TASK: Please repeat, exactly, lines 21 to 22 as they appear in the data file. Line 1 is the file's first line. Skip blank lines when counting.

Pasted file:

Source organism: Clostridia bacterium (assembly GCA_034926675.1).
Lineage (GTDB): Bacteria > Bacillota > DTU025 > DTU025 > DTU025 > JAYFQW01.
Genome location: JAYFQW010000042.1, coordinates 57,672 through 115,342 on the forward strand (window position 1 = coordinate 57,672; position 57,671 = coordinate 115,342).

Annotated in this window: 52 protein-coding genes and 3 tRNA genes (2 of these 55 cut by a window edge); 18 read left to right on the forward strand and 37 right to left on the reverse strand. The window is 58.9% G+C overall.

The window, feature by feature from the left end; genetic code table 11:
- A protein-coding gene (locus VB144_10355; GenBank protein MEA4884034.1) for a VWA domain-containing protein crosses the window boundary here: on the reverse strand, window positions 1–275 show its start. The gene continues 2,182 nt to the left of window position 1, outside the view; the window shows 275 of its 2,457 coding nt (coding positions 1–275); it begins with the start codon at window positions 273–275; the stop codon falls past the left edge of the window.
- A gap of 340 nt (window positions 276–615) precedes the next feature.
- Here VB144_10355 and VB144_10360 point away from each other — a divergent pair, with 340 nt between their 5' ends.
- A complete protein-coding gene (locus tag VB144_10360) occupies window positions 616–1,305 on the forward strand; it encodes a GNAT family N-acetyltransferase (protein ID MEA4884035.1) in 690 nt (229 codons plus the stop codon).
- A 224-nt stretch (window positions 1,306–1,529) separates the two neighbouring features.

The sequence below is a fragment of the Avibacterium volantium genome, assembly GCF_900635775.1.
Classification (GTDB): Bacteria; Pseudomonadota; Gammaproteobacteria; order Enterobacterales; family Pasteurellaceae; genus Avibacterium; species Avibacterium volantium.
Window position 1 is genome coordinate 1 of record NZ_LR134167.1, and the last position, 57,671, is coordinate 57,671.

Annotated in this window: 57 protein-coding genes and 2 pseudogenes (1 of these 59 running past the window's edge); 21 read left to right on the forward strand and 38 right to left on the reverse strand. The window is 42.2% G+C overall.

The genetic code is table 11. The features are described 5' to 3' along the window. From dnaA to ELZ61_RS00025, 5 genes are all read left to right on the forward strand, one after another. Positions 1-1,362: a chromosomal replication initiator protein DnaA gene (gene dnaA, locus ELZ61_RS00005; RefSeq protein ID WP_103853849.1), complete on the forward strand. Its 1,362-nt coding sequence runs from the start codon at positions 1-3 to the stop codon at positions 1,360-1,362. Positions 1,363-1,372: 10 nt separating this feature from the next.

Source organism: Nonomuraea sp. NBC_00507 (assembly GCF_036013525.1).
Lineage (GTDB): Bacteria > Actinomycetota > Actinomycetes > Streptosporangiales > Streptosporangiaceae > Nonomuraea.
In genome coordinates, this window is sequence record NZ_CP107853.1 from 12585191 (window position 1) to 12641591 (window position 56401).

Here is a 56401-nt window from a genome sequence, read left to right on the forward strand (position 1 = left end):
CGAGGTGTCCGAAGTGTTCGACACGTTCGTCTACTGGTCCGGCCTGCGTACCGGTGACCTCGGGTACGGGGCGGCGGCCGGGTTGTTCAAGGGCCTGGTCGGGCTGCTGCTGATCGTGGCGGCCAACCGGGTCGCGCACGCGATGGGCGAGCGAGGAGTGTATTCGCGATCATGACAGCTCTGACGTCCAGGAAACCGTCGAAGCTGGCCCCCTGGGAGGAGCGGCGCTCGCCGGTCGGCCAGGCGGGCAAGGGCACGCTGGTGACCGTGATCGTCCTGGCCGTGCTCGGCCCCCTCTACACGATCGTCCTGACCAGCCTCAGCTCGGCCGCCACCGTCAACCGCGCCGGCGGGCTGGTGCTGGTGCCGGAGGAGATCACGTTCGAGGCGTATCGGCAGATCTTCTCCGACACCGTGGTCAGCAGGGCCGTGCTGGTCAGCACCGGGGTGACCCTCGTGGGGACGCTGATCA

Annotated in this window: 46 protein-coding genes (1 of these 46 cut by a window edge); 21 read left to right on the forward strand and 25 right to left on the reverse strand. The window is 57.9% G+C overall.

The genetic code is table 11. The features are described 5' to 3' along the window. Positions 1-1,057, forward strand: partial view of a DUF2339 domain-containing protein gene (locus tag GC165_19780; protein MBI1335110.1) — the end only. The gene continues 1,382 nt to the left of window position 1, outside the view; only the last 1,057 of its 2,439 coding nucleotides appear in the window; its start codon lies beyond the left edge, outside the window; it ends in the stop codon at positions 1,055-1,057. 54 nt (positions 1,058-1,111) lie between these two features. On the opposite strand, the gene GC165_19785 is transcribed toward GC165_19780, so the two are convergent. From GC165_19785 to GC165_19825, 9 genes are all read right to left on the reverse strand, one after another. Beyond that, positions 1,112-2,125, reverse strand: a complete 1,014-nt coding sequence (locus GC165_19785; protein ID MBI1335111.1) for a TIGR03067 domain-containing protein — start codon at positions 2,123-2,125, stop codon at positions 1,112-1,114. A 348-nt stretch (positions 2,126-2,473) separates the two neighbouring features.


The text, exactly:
Annotated in this window: 46 protein-coding genes (1 of these 46 cut by a window edge); 21 read left to right on the forward strand and 25 right to left on the reverse strand. The window is 57.9% G+C overall.

The genetic code is table 11. The features are described 5' to 3' along the window. Positions 1-1,057, forward strand: partial view of a DUF2339 domain-containing protein gene (locus tag GC165_19780; protein MBI1335110.1) — the end only. The gene continues 1,382 nt to the left of window position 1, outside the view; only the last 1,057 of its 2,439 coding nucleotides appear in the window; its start codon lies beyond the left edge, outside the window; it ends in the stop codon at positions 1,055-1,057. 54 nt (positions 1,058-1,111) lie between these two features. On the opposite strand, the gene GC165_19785 is transcribed toward GC165_19780, so the two are convergent. From GC165_19785 to GC165_19825, 9 genes are all read right to left on the reverse strand, one after another. Beyond that, positions 1,112-2,125, reverse strand: a complete 1,014-nt coding sequence (locus GC165_19785; protein ID MBI1335111.1) for a TIGR03067 domain-containing protein — start codon at positions 2,123-2,125, stop codon at positions 1,112-1,114. A 348-nt stretch (positions 2,126-2,473) separates the two neighbouring features.